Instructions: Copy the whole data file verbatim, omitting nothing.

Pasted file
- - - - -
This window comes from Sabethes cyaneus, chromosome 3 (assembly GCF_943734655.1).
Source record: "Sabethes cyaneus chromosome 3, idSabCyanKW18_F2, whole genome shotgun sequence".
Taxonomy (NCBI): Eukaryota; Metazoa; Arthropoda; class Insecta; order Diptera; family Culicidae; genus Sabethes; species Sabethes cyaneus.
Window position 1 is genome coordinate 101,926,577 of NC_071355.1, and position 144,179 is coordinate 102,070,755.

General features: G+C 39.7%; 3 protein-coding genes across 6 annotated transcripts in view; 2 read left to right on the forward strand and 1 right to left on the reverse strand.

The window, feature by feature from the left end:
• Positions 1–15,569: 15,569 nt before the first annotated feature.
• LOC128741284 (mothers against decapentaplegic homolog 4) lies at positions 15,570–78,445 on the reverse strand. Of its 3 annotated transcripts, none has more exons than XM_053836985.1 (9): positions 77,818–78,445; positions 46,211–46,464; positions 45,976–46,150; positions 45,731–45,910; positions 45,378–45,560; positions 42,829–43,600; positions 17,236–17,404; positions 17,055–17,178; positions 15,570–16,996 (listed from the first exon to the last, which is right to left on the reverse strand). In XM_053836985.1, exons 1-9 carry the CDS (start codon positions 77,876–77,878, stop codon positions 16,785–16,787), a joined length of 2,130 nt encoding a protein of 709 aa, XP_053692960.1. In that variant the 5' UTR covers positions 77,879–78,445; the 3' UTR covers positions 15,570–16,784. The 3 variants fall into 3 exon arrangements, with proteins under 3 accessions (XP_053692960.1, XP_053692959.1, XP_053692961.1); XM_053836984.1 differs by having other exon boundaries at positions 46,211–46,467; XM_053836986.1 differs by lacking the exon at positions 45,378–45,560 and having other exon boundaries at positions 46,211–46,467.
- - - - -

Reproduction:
This window comes from Sabethes cyaneus, chromosome 3 (assembly GCF_943734655.1).
Source record: "Sabethes cyaneus chromosome 3, idSabCyanKW18_F2, whole genome shotgun sequence".
Taxonomy (NCBI): Eukaryota; Metazoa; Arthropoda; class Insecta; order Diptera; family Culicidae; genus Sabethes; species Sabethes cyaneus.
Window position 1 is genome coordinate 101,926,577 of NC_071355.1, and position 144,179 is coordinate 102,070,755.

General features: G+C 39.7%; 3 protein-coding genes across 6 annotated transcripts in view; 2 read left to right on the forward strand and 1 right to left on the reverse strand.

The window, feature by feature from the left end:
• Positions 1–15,569: 15,569 nt before the first annotated feature.
• LOC128741284 (mothers against decapentaplegic homolog 4) lies at positions 15,570–78,445 on the reverse strand. Of its 3 annotated transcripts, none has more exons than XM_053836985.1 (9): positions 77,818–78,445; positions 46,211–46,464; positions 45,976–46,150; positions 45,731–45,910; positions 45,378–45,560; positions 42,829–43,600; positions 17,236–17,404; positions 17,055–17,178; positions 15,570–16,996 (listed from the first exon to the last, which is right to left on the reverse strand). In XM_053836985.1, exons 1-9 carry the CDS (start codon positions 77,876–77,878, stop codon positions 16,785–16,787), a joined length of 2,130 nt encoding a protein of 709 aa, XP_053692960.1. In that variant the 5' UTR covers positions 77,879–78,445; the 3' UTR covers positions 15,570–16,784. The 3 variants fall into 3 exon arrangements, with proteins under 3 accessions (XP_053692960.1, XP_053692959.1, XP_053692961.1); XM_053836984.1 differs by having other exon boundaries at positions 46,211–46,467; XM_053836986.1 differs by lacking the exon at positions 45,378–45,560 and having other exon boundaries at positions 46,211–46,467.